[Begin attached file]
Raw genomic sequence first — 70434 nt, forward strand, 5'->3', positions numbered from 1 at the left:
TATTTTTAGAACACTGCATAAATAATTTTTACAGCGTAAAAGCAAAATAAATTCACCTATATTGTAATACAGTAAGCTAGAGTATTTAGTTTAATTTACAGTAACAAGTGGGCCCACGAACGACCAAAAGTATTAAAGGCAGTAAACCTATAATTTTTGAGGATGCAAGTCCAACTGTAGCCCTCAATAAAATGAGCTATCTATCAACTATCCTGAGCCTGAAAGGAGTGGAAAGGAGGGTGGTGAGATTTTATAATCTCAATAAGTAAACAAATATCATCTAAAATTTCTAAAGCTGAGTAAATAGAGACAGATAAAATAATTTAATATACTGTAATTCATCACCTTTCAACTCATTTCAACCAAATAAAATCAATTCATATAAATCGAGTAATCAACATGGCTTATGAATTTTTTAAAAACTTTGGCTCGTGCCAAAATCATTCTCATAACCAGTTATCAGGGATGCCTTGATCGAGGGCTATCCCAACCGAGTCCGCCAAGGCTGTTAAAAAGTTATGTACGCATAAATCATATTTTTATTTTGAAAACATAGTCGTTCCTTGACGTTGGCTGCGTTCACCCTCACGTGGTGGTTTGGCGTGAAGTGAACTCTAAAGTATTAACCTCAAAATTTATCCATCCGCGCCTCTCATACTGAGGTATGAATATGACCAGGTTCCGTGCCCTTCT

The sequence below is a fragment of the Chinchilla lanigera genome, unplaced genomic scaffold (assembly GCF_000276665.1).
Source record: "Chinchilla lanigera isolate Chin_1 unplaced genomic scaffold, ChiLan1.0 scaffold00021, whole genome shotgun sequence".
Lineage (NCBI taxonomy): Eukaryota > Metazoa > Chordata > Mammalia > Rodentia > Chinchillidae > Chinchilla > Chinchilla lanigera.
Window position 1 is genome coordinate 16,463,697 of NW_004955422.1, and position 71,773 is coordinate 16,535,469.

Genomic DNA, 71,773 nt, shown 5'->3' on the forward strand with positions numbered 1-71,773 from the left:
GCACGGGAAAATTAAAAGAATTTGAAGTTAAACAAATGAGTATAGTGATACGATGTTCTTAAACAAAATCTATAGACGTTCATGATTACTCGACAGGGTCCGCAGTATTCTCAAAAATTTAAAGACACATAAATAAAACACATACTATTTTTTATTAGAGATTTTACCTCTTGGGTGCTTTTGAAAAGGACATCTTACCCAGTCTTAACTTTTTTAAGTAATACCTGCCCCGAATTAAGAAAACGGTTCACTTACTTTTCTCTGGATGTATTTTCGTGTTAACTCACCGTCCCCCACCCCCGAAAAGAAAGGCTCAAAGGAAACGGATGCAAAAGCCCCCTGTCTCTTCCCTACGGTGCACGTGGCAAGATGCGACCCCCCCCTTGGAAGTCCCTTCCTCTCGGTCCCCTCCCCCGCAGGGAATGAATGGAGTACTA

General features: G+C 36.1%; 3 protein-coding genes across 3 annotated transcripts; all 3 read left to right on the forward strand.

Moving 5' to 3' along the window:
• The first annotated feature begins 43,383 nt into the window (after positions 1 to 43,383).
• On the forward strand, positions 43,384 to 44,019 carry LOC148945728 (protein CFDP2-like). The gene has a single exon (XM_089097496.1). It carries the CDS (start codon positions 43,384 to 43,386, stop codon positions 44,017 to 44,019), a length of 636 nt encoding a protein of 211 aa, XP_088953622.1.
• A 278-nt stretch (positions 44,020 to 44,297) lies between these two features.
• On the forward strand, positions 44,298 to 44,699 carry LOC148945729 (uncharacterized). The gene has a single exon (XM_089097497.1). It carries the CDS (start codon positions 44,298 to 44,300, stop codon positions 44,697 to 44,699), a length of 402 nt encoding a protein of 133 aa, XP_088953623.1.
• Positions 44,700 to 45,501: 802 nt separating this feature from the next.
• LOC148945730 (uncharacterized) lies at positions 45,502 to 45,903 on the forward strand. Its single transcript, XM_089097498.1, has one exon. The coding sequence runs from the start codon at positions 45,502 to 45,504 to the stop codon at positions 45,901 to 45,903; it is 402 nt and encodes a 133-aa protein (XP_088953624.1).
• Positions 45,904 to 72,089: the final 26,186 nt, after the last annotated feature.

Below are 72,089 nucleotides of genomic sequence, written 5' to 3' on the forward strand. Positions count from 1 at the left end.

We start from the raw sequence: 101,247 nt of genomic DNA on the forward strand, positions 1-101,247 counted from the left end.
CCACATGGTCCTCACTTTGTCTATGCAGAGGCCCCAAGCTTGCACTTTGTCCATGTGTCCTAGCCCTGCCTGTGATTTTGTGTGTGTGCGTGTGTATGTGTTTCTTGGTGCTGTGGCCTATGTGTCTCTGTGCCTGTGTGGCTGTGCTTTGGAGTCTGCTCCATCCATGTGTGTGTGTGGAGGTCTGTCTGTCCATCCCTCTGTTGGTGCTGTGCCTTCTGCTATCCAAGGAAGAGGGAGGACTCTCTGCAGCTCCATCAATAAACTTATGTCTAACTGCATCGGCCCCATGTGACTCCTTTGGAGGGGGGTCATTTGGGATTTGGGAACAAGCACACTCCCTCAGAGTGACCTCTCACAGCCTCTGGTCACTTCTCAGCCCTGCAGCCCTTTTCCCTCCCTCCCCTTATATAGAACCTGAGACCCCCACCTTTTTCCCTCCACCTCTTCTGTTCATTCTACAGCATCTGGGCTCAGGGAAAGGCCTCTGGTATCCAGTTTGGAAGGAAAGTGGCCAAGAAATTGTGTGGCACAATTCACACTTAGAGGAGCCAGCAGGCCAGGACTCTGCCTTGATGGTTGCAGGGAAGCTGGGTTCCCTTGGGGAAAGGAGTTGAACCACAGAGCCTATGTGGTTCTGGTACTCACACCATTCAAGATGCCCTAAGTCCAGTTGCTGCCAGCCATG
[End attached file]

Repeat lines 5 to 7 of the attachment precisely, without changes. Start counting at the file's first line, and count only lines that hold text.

Lineage (NCBI taxonomy): Eukaryota > Metazoa > Chordata > Mammalia > Rodentia > Chinchillidae > Chinchilla > Chinchilla lanigera.
Window position 1 is genome coordinate 16,463,697 of NW_004955422.1, and position 71,773 is coordinate 16,535,469.

Genomic DNA, 71,773 nt, shown 5'->3' on the forward strand with positions numbered 1-71,773 from the left: